The countries collectively produced a document called the “Montreux Document” defining obligations of private military contractors during armed conflicts. The agreement also catelogues 73 good practices defining criterea to both vet prospective firms and direct their progress.
Private military contractor Blackwater Worldwide of North Carolina has been made infamous since the deaths of 17 Iraqi civilians in September of 2007 at the hands of Blackwater contractors. Since then there has been much international debate as to what jurisdiction, if any, has the authority to prosecute contractors if they are deemed to have commited a criminal act.
The Montreux Document, though the product of a three year joint initiative is not legally binding on the member countries nor on private contractors. It appears the debate will continue to rage on.
AIG in financial crisis, will this effect my Workers’ Compensation benefits under the Defense Base Act? – Part 2 September 17, 2008Posted by Herb Chestnut in Uncategorized.
Tags: AIG, workers comp benefits
We have been receiving numerous emails in response to our previous posting on the AIG crisis and its effect on Defense Base Act claims. While it appears that a potential government bailout will keep AIG’s daily operations and claims management moving normally, we have been asked a lot of “What ifs?”
What if AIG Worldsource, the DBA insurance arm of AIG, declared bankruptcy? Who would pay for claimant’s medical care? Who would pay their weekly benefits?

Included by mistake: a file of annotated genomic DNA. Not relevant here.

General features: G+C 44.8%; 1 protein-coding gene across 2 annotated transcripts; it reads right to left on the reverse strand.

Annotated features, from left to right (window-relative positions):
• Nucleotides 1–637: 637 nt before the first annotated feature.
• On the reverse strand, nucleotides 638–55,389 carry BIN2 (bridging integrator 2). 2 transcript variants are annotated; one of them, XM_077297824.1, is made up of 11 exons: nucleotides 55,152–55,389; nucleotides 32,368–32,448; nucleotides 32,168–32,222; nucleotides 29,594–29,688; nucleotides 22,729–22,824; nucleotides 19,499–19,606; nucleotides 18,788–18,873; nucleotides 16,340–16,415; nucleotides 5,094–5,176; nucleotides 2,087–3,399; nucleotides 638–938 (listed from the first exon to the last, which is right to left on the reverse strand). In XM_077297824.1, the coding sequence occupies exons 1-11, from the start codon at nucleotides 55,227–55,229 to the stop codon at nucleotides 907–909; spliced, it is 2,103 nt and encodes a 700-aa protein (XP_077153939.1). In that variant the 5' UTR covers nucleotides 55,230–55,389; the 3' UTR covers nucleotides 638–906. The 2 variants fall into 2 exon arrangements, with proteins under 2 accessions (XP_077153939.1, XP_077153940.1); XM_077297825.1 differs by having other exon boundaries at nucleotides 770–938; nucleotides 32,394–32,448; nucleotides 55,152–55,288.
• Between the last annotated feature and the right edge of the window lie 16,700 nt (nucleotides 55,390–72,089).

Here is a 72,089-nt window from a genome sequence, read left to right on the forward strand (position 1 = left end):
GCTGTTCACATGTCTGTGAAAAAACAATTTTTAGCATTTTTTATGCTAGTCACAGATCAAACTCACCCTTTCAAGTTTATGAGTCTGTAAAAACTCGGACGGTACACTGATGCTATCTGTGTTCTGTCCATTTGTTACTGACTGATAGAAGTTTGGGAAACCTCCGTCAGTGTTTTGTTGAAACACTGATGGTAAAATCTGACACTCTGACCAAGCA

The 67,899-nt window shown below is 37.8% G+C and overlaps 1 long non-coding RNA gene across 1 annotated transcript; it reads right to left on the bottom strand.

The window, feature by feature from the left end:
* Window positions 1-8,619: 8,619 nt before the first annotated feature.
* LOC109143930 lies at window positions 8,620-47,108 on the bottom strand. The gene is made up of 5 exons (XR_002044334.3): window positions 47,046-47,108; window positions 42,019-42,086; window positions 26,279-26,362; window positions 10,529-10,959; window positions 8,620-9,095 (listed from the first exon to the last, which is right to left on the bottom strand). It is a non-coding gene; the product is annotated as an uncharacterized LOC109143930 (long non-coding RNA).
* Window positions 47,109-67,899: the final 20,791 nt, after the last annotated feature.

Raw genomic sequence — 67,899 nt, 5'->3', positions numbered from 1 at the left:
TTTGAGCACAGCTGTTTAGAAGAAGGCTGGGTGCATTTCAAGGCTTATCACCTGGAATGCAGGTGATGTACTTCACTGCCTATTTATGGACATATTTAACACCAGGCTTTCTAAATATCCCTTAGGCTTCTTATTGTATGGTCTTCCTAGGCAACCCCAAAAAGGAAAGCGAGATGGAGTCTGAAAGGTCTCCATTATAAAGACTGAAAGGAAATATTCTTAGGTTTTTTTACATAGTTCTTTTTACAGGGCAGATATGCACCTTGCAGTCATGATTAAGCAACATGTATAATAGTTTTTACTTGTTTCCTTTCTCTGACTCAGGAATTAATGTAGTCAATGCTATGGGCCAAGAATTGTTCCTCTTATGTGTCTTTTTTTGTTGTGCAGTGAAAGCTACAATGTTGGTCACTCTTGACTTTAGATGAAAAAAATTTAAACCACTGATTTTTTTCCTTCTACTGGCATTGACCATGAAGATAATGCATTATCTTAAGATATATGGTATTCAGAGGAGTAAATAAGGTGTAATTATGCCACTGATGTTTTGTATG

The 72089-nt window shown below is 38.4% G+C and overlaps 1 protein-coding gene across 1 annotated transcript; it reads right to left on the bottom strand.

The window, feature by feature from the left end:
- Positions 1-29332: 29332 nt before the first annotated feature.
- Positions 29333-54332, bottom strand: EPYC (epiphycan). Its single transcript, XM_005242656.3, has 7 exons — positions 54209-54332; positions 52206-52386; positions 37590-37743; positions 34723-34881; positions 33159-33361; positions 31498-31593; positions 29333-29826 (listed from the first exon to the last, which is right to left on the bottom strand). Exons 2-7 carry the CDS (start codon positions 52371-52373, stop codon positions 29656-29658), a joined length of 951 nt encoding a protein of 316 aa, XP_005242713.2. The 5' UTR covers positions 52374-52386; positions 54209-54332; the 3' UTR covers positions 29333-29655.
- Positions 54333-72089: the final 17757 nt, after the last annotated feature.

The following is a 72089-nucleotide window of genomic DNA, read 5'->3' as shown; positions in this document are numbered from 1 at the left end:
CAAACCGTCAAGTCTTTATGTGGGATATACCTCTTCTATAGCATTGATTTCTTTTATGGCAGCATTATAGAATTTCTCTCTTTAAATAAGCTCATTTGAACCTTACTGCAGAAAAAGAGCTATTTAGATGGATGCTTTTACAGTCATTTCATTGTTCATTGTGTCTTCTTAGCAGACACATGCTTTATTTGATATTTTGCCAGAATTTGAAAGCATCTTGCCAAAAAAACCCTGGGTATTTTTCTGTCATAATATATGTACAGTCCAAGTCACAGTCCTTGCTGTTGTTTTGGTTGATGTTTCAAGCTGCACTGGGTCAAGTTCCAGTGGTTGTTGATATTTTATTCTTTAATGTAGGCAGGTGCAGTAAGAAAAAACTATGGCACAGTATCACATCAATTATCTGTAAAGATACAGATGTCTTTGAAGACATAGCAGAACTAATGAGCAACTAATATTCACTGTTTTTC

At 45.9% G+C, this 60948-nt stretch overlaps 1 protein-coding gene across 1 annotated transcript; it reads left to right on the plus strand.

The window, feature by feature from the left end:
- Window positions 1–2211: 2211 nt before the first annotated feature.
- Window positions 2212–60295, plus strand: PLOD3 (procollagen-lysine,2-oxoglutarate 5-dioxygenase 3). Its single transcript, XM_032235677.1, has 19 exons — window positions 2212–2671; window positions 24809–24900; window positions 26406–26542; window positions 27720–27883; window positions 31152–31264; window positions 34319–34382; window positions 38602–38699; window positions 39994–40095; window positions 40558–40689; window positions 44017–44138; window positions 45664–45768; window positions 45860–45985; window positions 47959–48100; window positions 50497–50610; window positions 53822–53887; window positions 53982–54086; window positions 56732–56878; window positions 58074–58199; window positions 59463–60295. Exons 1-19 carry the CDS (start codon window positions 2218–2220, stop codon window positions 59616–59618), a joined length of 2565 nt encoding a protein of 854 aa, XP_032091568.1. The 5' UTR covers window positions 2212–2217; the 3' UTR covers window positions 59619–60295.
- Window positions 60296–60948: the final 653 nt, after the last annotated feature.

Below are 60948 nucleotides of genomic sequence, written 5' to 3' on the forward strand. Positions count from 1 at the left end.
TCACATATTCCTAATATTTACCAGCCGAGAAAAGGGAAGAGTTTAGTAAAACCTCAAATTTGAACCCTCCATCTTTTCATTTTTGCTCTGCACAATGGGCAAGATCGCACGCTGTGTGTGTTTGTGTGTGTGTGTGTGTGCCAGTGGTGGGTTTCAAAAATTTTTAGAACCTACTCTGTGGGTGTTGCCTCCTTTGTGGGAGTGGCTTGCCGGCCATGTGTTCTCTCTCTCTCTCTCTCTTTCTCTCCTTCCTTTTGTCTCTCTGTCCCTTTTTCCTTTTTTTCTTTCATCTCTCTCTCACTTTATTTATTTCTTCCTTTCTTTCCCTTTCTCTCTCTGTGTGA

Tags: Afghanistan, U.S. Contractors
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Washington Post writer Walter Pincus notes an increase in proposed contracts to civilian companies to operate in Afghanistan. It seems this will coincide with a potential “surge” in the ever-bloodier warfront in Afghanistan.
“The military is stretched very thin, and to keep low the deployments numbers, there is a tendency to go to contractors who have played a huge part in Iraq,” said Rep. David E. Price (D-N.C.)
Defense Contracts Foretell Military Buildup in Afghanistan
Washington Post Staff Writer
Sunday, September 14, 2008; Page A23
The Defense Department is seeking private contractors to carry out a variety of tasks — such as clearing land mines, building detention facilities and providing fuel — to assist U.S. forces in Afghanistan, which are set to grow following President Bush‘s announcement last week that he will expand military operations there.
AIG in financial crisis, will this effect my Workers’ Compensation benefits under the Defense Base Act? September 15, 2008Posted by Aaron Walter in Uncategorized.
Tags: AIG, workers comp benefits
On news of a potential downgrading of its debt rating, AIG’s stock fell 31% Friday and another 50% as of lunch time on Monday September 15. AIG has asked the U.S. Federal Reserve Bank to help raise $40 billion to avoid such a downgrading and is attempting to sell off its domestic automobile businesses and aircraft leasing business.
AIG insurers approximately 90% of Defense Base Act Workers’ Compensation claims. The questions we have been asked several times today are – will this effect my weekly benefits? Will AIG keep paying my doctors?
The answer is that there should not be any immediate disruption in these benefits. It appears that AIG should have enough cash to continue to pay claims. In fact, the division handling these claims has made record profits for AIG over the past few years.